OK: Now I am happy. Now I see "green shoots".
David Oakley in the FT:
Libor hits record low as credit fears ease: London interbank money market rates – the amount banks charge to lend to each other – fell to record lows on Tuesday in a further sign that the credit markets are thawing. The key three-month lending rates for the dollar fell below 1 per cent for the first time. The previous all-time low was 1 per cent in June 2003. The fall in the Libor rates is a key sign of revival in financial markets. It suggests confidence among investors is growing and that the global economy is past the worst of the financial crisis. This confidence has also been reflected in the sharp rise in the equity markets, which are about 20 per cent higher since their lows in early March.
Significantly, the three-month euro and dollar and Libor spreads over market overnight interest rates – considered a pure measure of credit risk – have fallen to their lowest levels since Lehman Brothers collapsed in September. Don Smith, economist at inter-dealer broker Icap, said: “Conditions are improving with some signs of confidence coming back to the market.” However, he warned: “We have to remember, we are still nowhere near back to the strength of activity we saw before the credit crisis. It is still a desert for unsecured lending beyond three months.” Dollar Libor for three-month money jumped to 4.82 per cent following the collapse of Lehman in September. It has fallen steadily this year, helped by the US Federal Reserve’s near-zero interest rate policy and fiscal stimulus programmes to boost the economy and bail-out the beleaguered banks. Euro and sterling Libor rates for three-month lending have also steadily fallen this year, helped by the Bank of England and European Central Bank cutting base rates to historic lows in the past two months. The record low dates back to 1984 when the British Bankers Association began a trial period for its Libor settings; official BBA rates began on January 1, 1986.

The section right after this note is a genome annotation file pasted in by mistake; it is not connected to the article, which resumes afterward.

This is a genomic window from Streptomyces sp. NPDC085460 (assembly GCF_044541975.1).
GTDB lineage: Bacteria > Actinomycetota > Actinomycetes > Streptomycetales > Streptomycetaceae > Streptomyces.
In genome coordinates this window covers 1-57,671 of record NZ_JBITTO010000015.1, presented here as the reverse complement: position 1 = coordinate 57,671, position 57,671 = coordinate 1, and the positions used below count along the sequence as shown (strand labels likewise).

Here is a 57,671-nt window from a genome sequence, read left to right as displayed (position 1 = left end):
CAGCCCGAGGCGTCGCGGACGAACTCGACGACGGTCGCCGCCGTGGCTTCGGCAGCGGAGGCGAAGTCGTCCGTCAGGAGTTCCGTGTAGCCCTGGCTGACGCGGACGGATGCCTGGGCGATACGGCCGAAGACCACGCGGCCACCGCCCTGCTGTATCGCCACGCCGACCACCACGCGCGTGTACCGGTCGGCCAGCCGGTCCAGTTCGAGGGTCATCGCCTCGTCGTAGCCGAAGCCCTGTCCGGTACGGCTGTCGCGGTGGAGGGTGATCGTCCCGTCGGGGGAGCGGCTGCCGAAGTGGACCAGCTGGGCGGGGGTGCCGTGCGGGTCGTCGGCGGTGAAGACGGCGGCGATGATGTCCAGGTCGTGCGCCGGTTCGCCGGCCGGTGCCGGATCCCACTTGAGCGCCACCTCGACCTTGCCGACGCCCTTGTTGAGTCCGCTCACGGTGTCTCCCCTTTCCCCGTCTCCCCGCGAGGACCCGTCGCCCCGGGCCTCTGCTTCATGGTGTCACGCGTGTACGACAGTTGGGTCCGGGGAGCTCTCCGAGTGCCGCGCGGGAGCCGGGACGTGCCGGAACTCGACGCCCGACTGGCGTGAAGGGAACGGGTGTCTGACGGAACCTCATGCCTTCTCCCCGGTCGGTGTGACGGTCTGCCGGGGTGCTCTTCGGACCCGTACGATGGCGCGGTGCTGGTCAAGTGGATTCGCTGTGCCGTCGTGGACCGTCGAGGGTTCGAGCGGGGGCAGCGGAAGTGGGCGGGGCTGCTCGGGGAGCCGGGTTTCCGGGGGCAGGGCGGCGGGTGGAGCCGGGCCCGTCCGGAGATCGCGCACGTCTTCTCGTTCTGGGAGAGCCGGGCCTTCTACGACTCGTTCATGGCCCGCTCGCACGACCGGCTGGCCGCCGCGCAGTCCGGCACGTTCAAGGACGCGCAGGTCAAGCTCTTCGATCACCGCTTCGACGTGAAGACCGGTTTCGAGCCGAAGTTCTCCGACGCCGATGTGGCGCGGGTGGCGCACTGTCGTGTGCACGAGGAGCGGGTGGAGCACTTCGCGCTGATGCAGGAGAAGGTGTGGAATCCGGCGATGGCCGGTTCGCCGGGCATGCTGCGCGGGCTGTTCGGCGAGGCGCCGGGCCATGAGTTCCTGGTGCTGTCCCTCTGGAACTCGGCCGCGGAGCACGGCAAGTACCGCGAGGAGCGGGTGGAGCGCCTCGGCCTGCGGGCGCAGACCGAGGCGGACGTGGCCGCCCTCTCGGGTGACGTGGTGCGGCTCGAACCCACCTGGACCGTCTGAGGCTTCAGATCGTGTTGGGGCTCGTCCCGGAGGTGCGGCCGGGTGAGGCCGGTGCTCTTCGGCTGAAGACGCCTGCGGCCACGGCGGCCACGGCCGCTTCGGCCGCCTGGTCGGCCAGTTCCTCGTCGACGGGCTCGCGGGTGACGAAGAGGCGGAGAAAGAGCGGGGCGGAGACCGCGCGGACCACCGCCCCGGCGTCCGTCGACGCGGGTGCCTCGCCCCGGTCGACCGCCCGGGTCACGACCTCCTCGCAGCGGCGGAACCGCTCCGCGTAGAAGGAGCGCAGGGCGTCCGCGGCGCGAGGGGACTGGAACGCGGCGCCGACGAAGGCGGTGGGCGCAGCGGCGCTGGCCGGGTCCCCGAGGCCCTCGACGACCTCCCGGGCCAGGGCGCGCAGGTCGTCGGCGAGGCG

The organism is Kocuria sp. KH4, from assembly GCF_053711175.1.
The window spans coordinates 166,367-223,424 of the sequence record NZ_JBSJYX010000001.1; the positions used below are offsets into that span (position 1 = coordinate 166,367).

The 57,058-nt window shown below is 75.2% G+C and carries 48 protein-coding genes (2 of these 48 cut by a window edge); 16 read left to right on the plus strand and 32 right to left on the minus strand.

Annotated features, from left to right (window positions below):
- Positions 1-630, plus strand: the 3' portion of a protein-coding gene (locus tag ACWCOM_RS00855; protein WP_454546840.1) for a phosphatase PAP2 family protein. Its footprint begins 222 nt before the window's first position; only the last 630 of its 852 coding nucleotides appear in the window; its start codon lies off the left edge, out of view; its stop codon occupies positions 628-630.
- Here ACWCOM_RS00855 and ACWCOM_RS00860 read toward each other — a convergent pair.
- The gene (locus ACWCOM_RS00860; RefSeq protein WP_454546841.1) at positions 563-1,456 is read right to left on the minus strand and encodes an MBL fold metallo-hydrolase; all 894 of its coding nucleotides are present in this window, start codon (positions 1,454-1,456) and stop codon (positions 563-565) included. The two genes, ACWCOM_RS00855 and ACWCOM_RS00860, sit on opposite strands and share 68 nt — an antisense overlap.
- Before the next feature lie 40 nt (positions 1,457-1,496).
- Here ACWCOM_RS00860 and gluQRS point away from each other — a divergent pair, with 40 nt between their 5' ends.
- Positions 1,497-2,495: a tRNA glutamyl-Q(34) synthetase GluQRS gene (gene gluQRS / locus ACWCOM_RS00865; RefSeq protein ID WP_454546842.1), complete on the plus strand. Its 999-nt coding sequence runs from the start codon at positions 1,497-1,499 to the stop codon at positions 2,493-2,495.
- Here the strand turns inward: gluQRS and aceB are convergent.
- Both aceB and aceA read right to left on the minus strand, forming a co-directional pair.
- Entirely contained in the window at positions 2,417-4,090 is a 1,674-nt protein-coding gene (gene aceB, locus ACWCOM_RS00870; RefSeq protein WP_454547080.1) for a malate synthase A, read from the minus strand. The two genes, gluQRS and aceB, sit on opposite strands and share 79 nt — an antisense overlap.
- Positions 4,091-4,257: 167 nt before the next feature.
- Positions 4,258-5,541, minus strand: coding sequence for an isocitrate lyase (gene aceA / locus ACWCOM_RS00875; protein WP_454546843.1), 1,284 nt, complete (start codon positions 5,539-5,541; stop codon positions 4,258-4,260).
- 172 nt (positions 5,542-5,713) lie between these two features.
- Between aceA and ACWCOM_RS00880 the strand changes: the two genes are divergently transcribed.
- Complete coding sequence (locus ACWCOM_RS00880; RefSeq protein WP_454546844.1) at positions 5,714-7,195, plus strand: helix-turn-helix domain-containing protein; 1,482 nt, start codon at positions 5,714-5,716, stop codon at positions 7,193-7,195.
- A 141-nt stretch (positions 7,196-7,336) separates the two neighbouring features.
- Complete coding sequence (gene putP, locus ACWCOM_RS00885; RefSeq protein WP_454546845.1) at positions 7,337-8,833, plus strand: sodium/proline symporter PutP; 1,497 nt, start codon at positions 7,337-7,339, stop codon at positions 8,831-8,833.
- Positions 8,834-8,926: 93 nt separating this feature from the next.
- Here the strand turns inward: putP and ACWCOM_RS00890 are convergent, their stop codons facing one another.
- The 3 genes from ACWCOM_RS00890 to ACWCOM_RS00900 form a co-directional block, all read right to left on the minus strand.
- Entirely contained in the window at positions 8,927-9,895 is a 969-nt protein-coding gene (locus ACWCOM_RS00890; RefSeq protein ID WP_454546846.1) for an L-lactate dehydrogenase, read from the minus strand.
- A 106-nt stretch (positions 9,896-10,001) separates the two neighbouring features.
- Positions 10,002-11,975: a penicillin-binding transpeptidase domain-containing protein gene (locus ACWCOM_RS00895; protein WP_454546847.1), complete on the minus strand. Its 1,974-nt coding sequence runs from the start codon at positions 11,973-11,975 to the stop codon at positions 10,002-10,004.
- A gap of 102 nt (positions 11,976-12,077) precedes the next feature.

The fall in the cost of Libor is important as the rates are used as a reference to price billions of dollars of mortgages, loans and corporate bonds. The rate, set by the British Bankers’ Association in London, determines borrowing costs on about $360,000bn of products worldwide, according to Bloomberg data. Three-month dollar Libor on Tuesday fixed at 0.98 per cent, three-month euro Libor fixed at 1.34 per cent and three-month sterling Libor fixed at 1.43 per cent...
The U.S. Treasury-Eurodollar spread: